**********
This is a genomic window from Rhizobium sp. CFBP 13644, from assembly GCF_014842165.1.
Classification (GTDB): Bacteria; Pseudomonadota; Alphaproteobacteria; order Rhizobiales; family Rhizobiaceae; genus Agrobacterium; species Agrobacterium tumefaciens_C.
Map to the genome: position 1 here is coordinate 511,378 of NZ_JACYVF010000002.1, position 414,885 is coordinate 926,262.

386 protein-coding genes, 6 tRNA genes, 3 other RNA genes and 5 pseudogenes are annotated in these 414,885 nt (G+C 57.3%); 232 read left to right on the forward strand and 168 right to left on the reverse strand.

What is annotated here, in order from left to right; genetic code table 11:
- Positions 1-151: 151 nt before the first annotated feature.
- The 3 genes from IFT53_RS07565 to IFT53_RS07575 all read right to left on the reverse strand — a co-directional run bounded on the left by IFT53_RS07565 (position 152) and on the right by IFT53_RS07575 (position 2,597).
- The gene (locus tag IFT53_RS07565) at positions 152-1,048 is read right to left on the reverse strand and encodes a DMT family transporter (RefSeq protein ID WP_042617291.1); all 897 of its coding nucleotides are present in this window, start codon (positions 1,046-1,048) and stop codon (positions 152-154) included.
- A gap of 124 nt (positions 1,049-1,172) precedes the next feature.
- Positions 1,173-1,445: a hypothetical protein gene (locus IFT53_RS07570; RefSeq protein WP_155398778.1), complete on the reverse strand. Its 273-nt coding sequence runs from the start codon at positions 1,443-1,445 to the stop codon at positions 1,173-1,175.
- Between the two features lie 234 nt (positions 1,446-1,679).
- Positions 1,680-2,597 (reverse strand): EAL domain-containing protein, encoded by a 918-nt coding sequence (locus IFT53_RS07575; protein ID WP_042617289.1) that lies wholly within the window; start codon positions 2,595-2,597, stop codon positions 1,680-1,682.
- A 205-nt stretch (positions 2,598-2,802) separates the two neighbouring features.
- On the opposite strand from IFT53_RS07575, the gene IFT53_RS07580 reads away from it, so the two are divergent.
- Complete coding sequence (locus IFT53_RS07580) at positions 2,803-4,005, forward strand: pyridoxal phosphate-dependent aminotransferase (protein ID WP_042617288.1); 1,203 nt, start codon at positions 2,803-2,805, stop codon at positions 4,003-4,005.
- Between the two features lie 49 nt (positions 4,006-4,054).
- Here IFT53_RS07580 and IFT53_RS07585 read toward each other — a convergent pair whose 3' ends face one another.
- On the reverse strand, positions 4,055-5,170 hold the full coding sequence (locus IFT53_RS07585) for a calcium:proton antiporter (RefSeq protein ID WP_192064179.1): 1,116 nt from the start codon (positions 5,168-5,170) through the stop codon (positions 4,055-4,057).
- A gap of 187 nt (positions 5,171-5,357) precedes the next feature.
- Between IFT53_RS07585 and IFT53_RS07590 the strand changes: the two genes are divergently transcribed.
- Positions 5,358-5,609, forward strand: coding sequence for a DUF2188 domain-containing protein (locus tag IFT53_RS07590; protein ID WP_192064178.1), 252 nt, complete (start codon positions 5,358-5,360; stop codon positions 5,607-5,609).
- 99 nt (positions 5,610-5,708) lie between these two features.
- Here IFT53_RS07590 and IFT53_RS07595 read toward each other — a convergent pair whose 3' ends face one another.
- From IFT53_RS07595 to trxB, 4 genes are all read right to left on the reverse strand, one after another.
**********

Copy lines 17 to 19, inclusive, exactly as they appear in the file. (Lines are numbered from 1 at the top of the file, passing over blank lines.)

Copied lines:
- Here IFT53_RS07580 and IFT53_RS07585 read toward each other — a convergent pair whose 3' ends face one another.
- On the reverse strand, positions 4,055-5,170 hold the full coding sequence (locus IFT53_RS07585) for a calcium:proton antiporter (RefSeq protein ID WP_192064179.1): 1,116 nt from the start codon (positions 5,168-5,170) through the stop codon (positions 4,055-4,057).
- A gap of 187 nt (positions 5,171-5,357) precedes the next feature.